Is Austin ready to handle new Amazon headquarters?

FILE - In this Tuesday, May 30, 2017, file photo, the Amazon logo is displayed at the Nasdaq MarketSite, in New York's Times Square. (AP Photo/Richard Drew, File)
FILE - In this Tuesday, May 30, 2017, file photo, the Amazon logo is displayed at the Nasdaq MarketSite, in New York's Times Square. (AP Photo/Richard Drew, File)

AUSTIN (KXAN) — Time is running out for Austin leaders to officially make a bid to bring Amazon’s second headquarters to Central Texas. On Wednesday, in a joint letter to Amazon CEO Jeff Bezos, Texas Senators John Cornyn and Ted Cruz urged Amazon to come saying “everything is bigger in Texas including our economy, workforce and quality of life.”

With tens of thousands of jobs and billions of dollars in investment at stake, leaders in multiple cities want to court Amazon.

“Well I think it’s a pretty incredible opportunity because of the scale,” said Austin Mayor Steve Adler. “Perhaps we can achieve things that would help us with affordability or mobility in ways that we wouldn’t otherwise be able to do.”

But what about the downside? Pumping 50,000 employees into Austin over five years could be an all out “Armageddon.”

“It’ll change Austin dramatically and not always for the best,” said Robert Young, an assistant professor of Community and Regional Planning at the University of Texas. If Austin is awarded the Amazon bid, Young says we will no longer be a city, but rather a sanitized giant corporate campus.

“It will no longer be Keep Austin Weird, it will be Keep Austin Wealthy, that’ll be the outcome,” he said.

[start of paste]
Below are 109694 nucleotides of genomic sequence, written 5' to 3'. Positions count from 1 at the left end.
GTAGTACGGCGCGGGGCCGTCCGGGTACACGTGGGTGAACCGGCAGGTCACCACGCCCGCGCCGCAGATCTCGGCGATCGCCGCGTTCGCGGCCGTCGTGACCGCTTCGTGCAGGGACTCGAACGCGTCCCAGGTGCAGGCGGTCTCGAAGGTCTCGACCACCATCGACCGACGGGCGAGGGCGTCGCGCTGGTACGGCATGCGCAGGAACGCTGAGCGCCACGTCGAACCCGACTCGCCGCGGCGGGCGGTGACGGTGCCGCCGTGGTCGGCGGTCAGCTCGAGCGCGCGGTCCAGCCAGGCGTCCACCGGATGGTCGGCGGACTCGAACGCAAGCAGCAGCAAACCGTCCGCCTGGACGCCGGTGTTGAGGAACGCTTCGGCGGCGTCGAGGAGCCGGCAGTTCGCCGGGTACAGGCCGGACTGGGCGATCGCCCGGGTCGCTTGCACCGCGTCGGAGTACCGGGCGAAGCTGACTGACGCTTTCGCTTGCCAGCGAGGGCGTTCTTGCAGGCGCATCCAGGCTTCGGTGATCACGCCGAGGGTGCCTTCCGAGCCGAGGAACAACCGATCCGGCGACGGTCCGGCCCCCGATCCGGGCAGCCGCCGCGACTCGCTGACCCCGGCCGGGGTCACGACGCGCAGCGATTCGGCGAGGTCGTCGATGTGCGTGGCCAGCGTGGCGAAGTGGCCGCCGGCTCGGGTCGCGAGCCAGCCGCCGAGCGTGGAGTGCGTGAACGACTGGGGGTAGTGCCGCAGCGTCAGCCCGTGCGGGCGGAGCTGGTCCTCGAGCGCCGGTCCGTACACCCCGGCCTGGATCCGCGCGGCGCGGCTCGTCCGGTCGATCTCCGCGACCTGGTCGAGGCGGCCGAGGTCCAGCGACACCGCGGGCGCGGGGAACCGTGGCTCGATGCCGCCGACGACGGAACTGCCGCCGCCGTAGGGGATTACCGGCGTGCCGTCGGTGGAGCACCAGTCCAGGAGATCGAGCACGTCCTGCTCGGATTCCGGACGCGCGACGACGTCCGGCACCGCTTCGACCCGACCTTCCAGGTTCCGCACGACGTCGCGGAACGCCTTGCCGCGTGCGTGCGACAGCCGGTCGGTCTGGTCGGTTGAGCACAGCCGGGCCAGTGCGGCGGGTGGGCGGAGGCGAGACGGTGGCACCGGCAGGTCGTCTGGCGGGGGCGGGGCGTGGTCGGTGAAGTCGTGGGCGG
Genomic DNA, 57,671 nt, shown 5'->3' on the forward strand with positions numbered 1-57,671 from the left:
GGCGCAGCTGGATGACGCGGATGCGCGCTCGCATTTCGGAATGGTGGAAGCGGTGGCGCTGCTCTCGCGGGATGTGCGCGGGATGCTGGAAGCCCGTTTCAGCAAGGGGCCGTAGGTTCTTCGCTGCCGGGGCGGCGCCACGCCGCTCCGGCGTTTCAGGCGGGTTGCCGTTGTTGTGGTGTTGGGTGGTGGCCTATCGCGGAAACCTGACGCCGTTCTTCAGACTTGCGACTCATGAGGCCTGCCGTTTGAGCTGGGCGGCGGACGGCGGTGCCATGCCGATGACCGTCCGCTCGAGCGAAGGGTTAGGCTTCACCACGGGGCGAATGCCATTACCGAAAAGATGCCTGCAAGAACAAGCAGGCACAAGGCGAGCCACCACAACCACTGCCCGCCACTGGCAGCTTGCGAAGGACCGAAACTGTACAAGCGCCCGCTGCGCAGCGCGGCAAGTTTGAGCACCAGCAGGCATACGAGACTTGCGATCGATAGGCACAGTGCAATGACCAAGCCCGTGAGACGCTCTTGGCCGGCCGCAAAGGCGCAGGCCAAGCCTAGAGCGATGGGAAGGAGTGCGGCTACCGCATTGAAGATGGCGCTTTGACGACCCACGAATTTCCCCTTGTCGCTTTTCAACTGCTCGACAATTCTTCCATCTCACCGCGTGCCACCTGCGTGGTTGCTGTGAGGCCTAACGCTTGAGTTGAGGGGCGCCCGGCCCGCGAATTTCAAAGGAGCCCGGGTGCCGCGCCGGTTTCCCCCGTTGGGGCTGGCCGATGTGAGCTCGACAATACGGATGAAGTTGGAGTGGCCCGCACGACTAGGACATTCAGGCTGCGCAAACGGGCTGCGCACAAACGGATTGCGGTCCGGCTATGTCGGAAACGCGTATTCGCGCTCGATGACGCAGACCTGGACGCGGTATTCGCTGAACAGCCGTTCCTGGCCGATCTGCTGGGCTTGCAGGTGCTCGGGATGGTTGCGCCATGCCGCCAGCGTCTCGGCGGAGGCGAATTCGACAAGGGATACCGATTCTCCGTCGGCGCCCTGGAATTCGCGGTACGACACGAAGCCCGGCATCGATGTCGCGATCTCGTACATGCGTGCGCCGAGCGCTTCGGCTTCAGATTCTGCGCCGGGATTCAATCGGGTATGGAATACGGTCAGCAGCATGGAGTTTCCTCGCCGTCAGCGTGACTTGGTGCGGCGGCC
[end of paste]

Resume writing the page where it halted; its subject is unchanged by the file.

Young says making Austin Amazon’s new home means you could kiss any chance of affordability goodbye. Traffic? That will only get worse. More families means crammed schools and higher rent. Solutions, he says, will have to come before Amazon does.

“If you want to put in real rent control, real property tax reform, then you can have your cake and eat it too, you can have a diverse city and dynamic economy,” Young said.

Not only could it create a logistical nightmare, Young also worries Austin will suffer a major identity crisis.

“Austin is a 27-year-old kid going down to ACL, he’s got a couple extra beers in his backpack and he’s going to have a great time and that’s a great city and that’s been the spirit of the city,” Young said. “But that’s not the city that’s going to be able to handle Amazon.”

Mayor Adler is excited for the opportunity and potential conversations but wants to keep something very specific to Austin.

“There is a special spirit and soul to Austin and I don’t want that to change. So I don’t want international notoriety if that means we lose what it is that is special about this city. If bringing in a company to the scale of Amazon can help us preserve and protect the ‘specialness’ and magical nature of this city, then that’s something we ought to engage in,” said Mayor Adler.

According to the Austin Chamber of Commerce, Amazon has already more than doubled its Austin presence in the past year with 900 employees, not including Whole Foods, along with 3,000-plus in San Marcos.

The chamber also told KXAN they are working hard this week on preparing an official bid to Amazon before the deadline on Oct. 19.

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